Perfume Pagoda – Hanoi, Vietnam
Perfume Pagoda (Vietnamese: Chùa Hương, Chinese: 香寺) is a vast complex of Buddhist temples and shrines built into the limestone Huong Tich mountains. It is the site of a religious festival which draws large numbers of pilgrims from across Vietnam. The centre of the Huong Temple lies in Hương Sơn Commune, Mỹ Đức District, former Hà Tây Province (now Hanoi).
The centre of this complex is the Perfume Temple, also known as Chua Trong (Inner Temple), located in Huong Tich Cave.
The mouth of the cave has the appearance of an open dragon’s mouth with Chu Nho characters carved in a wall at the mouth of the cave. The characters (Nam thien de nhat dong) are translated as “the foremost cave under the Southern Heavens” and the carving is dated to 1770. The words are attributed by some to the ruler of that time, Thinh Do Lord Trinh Sam.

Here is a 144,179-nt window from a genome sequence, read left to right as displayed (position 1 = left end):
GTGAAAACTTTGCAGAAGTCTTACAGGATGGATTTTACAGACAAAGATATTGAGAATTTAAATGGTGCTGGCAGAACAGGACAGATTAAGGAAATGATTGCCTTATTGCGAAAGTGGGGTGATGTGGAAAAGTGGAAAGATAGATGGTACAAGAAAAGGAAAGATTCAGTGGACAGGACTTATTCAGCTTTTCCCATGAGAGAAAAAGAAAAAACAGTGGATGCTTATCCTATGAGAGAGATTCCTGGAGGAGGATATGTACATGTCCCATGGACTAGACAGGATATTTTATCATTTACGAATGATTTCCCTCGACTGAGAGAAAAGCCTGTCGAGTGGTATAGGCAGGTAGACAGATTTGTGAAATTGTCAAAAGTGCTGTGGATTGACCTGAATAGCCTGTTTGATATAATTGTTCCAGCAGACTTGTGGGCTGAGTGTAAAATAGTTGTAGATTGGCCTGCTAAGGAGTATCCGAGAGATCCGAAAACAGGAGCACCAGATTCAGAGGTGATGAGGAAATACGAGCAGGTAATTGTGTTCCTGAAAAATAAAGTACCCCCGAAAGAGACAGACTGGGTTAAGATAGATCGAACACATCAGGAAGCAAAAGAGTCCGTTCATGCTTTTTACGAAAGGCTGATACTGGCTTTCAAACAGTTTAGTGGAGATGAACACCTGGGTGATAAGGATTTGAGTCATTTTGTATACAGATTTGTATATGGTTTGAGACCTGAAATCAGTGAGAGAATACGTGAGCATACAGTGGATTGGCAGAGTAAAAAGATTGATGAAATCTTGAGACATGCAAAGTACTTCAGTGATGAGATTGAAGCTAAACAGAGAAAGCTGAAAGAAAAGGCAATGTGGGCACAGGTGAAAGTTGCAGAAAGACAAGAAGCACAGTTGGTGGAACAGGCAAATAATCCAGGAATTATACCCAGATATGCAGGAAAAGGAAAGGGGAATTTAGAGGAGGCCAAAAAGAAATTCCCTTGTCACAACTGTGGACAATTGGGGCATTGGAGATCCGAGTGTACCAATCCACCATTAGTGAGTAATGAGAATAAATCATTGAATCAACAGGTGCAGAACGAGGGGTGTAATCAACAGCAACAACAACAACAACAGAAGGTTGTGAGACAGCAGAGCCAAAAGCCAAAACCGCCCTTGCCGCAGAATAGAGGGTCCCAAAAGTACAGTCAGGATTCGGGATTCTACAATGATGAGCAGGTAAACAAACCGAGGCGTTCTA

Inside the cave there are many statues. There is a large statue of Buddha, as well as one of Quan Am, both made of a green stone. Quan Am’s “left leg is stretched out and the foot lies on a lotus flower, her right leg is bent and is supported by a lotus flower with supple leaves; a hand holds a pearl.” There are also statues of Arhats and various other figures. Among the naturally occurring features of the cave are numerous stalactites and stalagmites, some of which are worn smooth from years of rubbing by visitors to the cave.